An art of their own : reinventing "Frauenkunst" in the female academies and artist leagues of late-imperial and first republic Austria, 1900-1930
Brandow-Faller, Megan Marie.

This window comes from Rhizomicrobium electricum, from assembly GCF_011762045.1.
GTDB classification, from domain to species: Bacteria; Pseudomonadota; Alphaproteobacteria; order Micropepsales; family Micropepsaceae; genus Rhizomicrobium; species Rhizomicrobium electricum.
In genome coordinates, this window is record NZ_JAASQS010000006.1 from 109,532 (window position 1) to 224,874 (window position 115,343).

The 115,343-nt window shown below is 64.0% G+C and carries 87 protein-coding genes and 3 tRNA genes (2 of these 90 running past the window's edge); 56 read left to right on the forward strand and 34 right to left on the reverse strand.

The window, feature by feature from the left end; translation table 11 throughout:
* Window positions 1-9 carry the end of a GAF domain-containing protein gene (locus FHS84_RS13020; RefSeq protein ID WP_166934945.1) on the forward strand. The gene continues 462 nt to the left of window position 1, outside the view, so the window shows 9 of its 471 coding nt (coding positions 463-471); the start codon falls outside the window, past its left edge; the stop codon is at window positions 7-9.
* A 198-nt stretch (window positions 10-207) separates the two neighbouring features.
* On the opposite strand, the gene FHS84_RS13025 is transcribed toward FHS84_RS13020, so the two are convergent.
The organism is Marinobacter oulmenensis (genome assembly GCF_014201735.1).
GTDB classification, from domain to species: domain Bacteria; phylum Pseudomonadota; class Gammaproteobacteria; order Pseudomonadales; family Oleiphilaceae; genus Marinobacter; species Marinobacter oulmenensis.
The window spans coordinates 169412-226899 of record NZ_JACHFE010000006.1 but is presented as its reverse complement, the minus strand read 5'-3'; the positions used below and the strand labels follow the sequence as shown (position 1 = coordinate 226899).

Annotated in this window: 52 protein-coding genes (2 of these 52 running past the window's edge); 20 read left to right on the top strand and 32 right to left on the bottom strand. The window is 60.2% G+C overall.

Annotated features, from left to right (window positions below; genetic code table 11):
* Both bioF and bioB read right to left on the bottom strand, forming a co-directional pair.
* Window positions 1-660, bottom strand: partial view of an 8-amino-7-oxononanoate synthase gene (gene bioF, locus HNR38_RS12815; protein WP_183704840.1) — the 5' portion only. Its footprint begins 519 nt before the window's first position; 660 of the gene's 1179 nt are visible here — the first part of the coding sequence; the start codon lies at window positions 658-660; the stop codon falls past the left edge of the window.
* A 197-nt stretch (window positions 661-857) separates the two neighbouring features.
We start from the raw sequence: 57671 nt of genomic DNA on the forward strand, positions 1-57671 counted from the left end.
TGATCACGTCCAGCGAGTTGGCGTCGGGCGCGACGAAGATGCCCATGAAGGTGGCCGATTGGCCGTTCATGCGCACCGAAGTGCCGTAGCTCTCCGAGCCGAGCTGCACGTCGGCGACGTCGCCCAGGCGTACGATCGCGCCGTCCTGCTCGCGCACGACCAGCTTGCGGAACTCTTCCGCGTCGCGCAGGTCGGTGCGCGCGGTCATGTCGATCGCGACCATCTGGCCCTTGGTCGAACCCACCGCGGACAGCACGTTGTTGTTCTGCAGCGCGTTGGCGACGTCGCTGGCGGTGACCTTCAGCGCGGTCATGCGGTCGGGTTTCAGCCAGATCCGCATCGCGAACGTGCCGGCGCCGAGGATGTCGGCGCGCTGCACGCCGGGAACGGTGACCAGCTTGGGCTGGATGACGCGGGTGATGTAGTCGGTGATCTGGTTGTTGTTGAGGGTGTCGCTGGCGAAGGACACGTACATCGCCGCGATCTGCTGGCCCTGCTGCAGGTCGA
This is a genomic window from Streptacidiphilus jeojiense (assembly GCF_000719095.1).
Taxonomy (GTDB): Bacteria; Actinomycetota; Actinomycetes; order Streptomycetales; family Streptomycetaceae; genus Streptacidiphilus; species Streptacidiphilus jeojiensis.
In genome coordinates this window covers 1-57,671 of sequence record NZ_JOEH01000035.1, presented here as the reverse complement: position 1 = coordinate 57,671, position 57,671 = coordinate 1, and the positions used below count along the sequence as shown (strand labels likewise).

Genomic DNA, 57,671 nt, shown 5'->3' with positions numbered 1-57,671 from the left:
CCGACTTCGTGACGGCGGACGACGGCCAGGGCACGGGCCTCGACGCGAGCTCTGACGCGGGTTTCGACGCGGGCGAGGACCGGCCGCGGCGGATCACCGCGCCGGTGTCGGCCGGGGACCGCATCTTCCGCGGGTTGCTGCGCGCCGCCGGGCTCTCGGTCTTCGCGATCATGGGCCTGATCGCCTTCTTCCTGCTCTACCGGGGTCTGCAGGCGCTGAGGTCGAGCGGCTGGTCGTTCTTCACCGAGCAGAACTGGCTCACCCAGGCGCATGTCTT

Thesis (Ph.D.)--Georgetown University, 2010.; Includes bibliographical references.; Text (Electronic thesis) in PDF format. Focusing on the institutionalization of women's art education, this dissertation traces the development of the concept of Frauenkunst, (women's art) originally connoting substandard, amateurish works intended as distraction rather than vocation, as well as certain lower genres (flower-painting, still-life, etc) associated with slavish reproduction rather than creative innovation, in Austrian artistic-educational systems circa 1900-1930. The originally-private, later state-subsidized Viennese Women's Academy, which gained official institutional parity with Austria's premier state academies of fine and applied arts, assumes particular significance for the question of a distinct "women's art." Originally founded by a private-league, the Women's Academy gradually became integrated in late-Imperial Austria's mainstream institutional framework: gaining rights of public incorporation in 1908, increased levels of state-funding and employment of key personnel, and the privilege of issuing degrees equal to the Austrian Academy of Fine Arts. Both undercutting and reinforcing the existence of a gendered aesthetic, Austria's single-sex academy and artists leagues brought the concept of Frauenkunst full circle: reinventing the stereotypes against which women artists had traditionally struggled.; The Viennese Women's Academy represented a unique case in point of institutional equality of difference. While similar institutions in Central Europe closed after women were integrated into the mainstream state academies, the Viennese Women's Academy experienced a renaissance just as Austria's state Academy began accepting female students in 1919/20. Preceding women's admission to the Academy, the state equipped the Women's Academy with Courses in Academic Painting and Sculpture granted official institutional parity with the state Academy and extended government contracts to core-faculty. This sense of institutional equality of difference, pitted on the distinct pedagogical needs of female art-students, justified the Women's Academy's continued existence after women's admission to the state Academy. Austria's Women's Academy occupied a liminal space between state-affiliated and league-school, the fine and applied arts, and public and private institution.
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